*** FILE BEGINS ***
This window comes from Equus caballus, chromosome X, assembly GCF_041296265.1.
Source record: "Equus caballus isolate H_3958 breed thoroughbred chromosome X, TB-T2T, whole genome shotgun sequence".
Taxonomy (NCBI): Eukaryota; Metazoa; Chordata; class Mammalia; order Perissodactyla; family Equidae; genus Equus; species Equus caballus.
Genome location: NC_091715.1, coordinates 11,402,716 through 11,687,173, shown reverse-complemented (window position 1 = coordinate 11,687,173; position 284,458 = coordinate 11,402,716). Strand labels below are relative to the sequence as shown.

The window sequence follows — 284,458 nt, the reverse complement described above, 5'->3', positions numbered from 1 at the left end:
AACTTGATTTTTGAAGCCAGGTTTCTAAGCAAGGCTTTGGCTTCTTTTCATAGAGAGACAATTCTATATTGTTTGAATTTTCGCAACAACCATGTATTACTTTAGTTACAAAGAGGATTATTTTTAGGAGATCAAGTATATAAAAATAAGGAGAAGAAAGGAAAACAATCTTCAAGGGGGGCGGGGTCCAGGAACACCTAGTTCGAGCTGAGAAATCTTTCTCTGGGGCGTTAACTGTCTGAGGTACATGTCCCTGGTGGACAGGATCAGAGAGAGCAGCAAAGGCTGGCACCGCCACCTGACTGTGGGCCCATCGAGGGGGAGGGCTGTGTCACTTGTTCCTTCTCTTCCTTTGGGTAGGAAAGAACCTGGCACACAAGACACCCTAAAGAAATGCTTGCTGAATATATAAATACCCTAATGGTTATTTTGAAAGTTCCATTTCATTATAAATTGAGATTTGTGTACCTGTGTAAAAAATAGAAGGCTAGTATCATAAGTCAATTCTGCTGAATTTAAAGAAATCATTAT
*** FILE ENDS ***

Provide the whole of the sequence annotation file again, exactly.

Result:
This window comes from Equus caballus, chromosome X, assembly GCF_041296265.1.
Source record: "Equus caballus isolate H_3958 breed thoroughbred chromosome X, TB-T2T, whole genome shotgun sequence".
Taxonomy (NCBI): Eukaryota; Metazoa; Chordata; class Mammalia; order Perissodactyla; family Equidae; genus Equus; species Equus caballus.
Genome location: NC_091715.1, coordinates 11,402,716 through 11,687,173, shown reverse-complemented (window position 1 = coordinate 11,687,173; position 284,458 = coordinate 11,402,716). Strand labels below are relative to the sequence as shown.

The window sequence follows — 284,458 nt, the reverse complement described above, 5'->3', positions numbered from 1 at the left end:
AACTTGATTTTTGAAGCCAGGTTTCTAAGCAAGGCTTTGGCTTCTTTTCATAGAGAGACAATTCTATATTGTTTGAATTTTCGCAACAACCATGTATTACTTTAGTTACAAAGAGGATTATTTTTAGGAGATCAAGTATATAAAAATAAGGAGAAGAAAGGAAAACAATCTTCAAGGGGGGCGGGGTCCAGGAACACCTAGTTCGAGCTGAGAAATCTTTCTCTGGGGCGTTAACTGTCTGAGGTACATGTCCCTGGTGGACAGGATCAGAGAGAGCAGCAAAGGCTGGCACCGCCACCTGACTGTGGGCCCATCGAGGGGGAGGGCTGTGTCACTTGTTCCTTCTCTTCCTTTGGGTAGGAAAGAACCTGGCACACAAGACACCCTAAAGAAATGCTTGCTGAATATATAAATACCCTAATGGTTATTTTGAAAGTTCCATTTCATTATAAATTGAGATTTGTGTACCTGTGTAAAAAATAGAAGGCTAGTATCATAAGTCAATTCTGCTGAATTTAAAGAAATCATTAT